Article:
More often than not, the assumption that efficiencies automatically lead to cost reduction is false. Organizations benefit from efficiencies only by actually realigning asset levels (for example, fewer machines), by reducing pay rates or the number of employees, or by acquiring profitable new businesses that use capacities freed up by improvement efforts.

Capacity costs represent what something costs, regardless of how it is used. Increasing the efficiency of a worker, machine, or the materials consumed will not reduce their costs. Instead, an increase in efficiency allows for more output, which may lead to more sales and a reduced rate of cost increase. It also increases the available capacity, so that more work can be done.

Increased Output vs. Reduction in the Rate of Cost Increases

Efficiency shows up as additional capacity rather than showing up as cost savings. With additional capacity, managers now have choices: increase output, reduce input, or do nothing.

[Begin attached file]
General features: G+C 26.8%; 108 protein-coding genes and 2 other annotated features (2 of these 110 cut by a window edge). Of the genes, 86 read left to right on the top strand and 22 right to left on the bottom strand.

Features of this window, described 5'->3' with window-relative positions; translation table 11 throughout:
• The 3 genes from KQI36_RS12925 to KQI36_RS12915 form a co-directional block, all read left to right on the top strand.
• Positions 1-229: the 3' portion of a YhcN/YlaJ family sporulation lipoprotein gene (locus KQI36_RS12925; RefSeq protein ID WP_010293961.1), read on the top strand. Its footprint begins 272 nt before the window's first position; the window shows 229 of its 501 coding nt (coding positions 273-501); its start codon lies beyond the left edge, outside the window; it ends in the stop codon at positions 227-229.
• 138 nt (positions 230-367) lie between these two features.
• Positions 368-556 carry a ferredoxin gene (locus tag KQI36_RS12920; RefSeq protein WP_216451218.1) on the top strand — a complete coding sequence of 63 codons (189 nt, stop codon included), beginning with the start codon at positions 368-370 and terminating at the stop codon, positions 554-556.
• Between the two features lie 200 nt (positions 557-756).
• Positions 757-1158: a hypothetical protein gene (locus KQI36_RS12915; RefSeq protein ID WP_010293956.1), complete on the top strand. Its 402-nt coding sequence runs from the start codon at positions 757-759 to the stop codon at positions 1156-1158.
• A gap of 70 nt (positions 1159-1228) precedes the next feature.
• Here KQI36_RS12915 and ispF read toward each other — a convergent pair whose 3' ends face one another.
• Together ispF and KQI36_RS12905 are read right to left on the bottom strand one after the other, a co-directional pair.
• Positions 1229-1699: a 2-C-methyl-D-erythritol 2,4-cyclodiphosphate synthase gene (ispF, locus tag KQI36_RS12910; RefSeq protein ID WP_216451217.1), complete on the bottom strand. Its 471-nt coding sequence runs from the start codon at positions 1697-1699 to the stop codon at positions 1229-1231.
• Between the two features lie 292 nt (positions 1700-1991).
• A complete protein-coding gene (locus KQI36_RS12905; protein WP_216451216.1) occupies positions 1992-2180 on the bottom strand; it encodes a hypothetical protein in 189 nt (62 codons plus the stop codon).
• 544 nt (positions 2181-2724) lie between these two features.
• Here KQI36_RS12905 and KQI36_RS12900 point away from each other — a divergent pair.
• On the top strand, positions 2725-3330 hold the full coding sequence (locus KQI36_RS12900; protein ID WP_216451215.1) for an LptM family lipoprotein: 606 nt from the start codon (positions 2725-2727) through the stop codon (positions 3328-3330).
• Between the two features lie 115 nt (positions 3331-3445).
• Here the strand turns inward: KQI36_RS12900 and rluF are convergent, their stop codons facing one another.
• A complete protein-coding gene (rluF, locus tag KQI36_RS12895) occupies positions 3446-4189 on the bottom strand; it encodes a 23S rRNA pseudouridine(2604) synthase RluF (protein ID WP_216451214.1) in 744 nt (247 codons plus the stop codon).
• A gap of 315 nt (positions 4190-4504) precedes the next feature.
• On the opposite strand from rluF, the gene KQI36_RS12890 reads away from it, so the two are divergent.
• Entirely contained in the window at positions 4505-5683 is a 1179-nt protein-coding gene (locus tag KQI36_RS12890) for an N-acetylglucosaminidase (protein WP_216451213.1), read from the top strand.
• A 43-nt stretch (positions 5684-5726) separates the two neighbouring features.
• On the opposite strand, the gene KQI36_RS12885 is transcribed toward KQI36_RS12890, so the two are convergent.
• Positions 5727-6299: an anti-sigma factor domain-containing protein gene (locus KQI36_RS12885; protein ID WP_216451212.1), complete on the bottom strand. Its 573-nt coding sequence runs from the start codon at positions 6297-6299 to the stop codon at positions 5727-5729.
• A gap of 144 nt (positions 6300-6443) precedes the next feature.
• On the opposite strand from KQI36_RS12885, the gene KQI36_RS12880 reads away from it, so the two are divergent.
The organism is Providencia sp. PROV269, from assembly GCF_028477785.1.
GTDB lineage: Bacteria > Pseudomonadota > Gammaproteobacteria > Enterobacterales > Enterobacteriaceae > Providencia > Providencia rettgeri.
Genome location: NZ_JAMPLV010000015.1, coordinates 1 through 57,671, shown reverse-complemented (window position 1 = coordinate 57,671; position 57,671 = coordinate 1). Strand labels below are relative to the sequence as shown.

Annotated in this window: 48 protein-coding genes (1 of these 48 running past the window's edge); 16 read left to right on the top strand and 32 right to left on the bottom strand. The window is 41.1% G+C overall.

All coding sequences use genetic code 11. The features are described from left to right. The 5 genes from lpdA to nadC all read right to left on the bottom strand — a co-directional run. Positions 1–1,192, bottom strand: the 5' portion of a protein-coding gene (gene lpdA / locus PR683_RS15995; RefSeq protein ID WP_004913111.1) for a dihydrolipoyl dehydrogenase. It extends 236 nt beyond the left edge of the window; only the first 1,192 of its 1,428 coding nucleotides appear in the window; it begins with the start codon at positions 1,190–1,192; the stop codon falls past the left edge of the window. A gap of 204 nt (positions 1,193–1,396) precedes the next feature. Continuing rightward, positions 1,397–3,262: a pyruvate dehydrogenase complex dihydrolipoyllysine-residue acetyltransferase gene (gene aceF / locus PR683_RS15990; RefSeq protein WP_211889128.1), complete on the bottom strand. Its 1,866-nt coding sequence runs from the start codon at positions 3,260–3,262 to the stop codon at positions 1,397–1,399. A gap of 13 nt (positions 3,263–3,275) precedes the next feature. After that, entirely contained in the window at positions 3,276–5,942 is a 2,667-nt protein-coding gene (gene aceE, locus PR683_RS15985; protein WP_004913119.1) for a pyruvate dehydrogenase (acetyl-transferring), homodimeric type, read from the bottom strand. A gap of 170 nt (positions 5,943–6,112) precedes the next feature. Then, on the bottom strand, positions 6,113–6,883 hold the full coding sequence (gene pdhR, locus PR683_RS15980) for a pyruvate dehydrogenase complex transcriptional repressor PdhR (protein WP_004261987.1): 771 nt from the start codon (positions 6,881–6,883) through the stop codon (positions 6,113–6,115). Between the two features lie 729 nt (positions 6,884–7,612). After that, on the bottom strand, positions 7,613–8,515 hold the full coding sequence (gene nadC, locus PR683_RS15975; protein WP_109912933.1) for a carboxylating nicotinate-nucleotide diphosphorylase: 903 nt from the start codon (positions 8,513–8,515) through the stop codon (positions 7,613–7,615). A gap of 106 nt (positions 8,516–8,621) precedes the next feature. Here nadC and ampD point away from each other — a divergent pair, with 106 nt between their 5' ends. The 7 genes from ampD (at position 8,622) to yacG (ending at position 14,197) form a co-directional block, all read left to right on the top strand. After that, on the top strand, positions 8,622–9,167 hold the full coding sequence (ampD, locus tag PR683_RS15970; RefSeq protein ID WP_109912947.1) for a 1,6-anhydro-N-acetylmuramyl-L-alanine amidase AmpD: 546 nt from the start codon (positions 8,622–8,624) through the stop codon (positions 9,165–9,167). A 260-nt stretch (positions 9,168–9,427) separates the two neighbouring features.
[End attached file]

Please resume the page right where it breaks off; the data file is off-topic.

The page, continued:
Increased Output

With the same resources as input, the organization is capable of more output, and this increased output leads to the “potential” for more sales. (“Potential” is used because making a product does not necessarily lead to a one-to-one correlation with increased sales).

Reduced Input vs. Reduction in the Rate of Cost Increases

Reducing the input may lead to reduced costs since what management does with the excess capacity determines whether there are cost savings. For instance, if the salaries of individuals or lease payments for equipment are still the responsibilities of the organization, no cost savings will result regardless of how unit cost is affected. With excess capacity, management might decide to dispose of whatever is not needed.

These bottom-line cost dynamics explain why target costing in its original form is ineffective. To obtain the potential benefits from target costing, a shift of focus away from product cost and toward overall organizational capability and profitability is needed.